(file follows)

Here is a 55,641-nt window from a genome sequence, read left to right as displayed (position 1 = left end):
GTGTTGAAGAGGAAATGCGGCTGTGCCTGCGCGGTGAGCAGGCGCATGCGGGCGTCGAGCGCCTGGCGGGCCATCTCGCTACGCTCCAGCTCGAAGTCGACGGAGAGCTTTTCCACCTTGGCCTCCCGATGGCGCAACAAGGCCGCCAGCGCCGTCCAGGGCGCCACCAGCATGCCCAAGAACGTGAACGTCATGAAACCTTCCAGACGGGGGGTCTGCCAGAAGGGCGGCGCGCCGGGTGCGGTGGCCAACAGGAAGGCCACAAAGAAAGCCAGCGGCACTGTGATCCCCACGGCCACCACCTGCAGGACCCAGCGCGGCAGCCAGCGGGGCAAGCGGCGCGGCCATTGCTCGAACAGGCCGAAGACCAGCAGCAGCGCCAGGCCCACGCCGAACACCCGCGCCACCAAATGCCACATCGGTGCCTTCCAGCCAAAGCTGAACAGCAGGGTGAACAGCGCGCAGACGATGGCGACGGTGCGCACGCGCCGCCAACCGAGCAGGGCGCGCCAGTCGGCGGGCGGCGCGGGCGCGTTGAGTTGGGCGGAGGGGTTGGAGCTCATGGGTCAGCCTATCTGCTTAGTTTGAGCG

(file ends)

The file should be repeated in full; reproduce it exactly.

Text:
Here is a 55,641-nt window from a genome sequence, read left to right as displayed (position 1 = left end):
GTGTTGAAGAGGAAATGCGGCTGTGCCTGCGCGGTGAGCAGGCGCATGCGGGCGTCGAGCGCCTGGCGGGCCATCTCGCTACGCTCCAGCTCGAAGTCGACGGAGAGCTTTTCCACCTTGGCCTCCCGATGGCGCAACAAGGCCGCCAGCGCCGTCCAGGGCGCCACCAGCATGCCCAAGAACGTGAACGTCATGAAACCTTCCAGACGGGGGGTCTGCCAGAAGGGCGGCGCGCCGGGTGCGGTGGCCAACAGGAAGGCCACAAAGAAAGCCAGCGGCACTGTGATCCCCACGGCCACCACCTGCAGGACCCAGCGCGGCAGCCAGCGGGGCAAGCGGCGCGGCCATTGCTCGAACAGGCCGAAGACCAGCAGCAGCGCCAGGCCCACGCCGAACACCCGCGCCACCAAATGCCACATCGGTGCCTTCCAGCCAAAGCTGAACAGCAGGGTGAACAGCGCGCAGACGATGGCGACGGTGCGCACGCGCCGCCAACCGAGCAGGGCGCGCCAGTCGGCGGGCGGCGCGGGCGCGTTGAGTTGGGCGGAGGGGTTGGAGCTCATGGGTCAGCCTATCTGCTTAGTTTGAGCG